WITH the battle against coronavirus in full swing, hay fever sufferers also have a summer full of pollen heading their way.
But their symptoms should not be confused with the symptoms of Covid-19.
Hayfever doesn’t give you a fever.
One of the symptoms to look out for with coronavirus is a fever above 38 degrees and a dry, persistent cough.
As we prepare to move seasons, residents can look forward to the longer and warmer days ahead.
But for around 13 million people in the UK that suffer with hay fever, it can mean the start of itchy, watery eyes, and excessive sneezing.
WHAT CAUSES HAY FEVER AND WHEN ARE SUFFERERS MOST LIKELY TO GET IT?
March to mid-May – Tree pollen kick-starts hay fever season in March and generally runs through to late May.
It is thought that this is the most common time as there are around one hundred species of tree that can trigger allergic rhinitis.
One of the most highly allergenic trees is the sycamore, which can cause further reaction if celery and hazelnuts in the diet.
May to July – These three months are when we see a rise in response to grass pollen, possibly because the weather is better and people spend more time outside.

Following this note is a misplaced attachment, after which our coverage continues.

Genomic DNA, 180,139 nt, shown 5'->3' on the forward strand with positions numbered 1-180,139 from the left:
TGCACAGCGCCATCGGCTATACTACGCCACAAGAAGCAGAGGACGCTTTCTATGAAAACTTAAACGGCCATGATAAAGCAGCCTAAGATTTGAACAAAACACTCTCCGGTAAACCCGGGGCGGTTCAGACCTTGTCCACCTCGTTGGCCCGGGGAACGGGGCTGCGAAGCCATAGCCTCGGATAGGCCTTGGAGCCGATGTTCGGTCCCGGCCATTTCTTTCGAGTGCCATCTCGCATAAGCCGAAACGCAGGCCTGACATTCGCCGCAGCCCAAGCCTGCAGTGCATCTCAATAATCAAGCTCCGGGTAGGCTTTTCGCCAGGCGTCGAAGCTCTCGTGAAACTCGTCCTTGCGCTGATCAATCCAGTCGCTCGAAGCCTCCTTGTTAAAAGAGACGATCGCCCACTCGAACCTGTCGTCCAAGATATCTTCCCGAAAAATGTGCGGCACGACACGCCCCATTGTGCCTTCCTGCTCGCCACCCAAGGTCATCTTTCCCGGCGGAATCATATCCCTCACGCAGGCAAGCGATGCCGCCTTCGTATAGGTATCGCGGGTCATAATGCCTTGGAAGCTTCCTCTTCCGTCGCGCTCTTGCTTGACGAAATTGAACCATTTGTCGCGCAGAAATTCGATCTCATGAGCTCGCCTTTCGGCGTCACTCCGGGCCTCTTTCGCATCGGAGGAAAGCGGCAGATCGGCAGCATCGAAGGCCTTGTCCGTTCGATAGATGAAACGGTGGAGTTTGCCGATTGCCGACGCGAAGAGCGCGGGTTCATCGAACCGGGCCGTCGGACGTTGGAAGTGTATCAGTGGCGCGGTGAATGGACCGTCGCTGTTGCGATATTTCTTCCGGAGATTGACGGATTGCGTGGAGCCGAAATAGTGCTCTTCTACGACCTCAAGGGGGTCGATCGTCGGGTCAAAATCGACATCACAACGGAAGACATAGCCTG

This allergen can potentially be the hardest to avoid, so invest in a good pair of sunglasses to limit pollen contact with the eyes.
Also, ensure washing is dried indoors so the fibres don’t carry anything that might trigger or elevate hay fever symptoms.
June to September – The two triggers to be aware of over these months are mould spores and weed pollen.
Mould is rife now due to warmer temperatures and an allergy to this, particularly if a person is also asthmatic, can bring breathing difficulties.
Using an air conditioner with a HEPA filter in the home can be beneficial for some.
The likes of nettle, dock and rape seed can be responsible for outbreaks over this period too, so watch the pollen count and try to spend time outside after rainfall as it reduces pollen levels.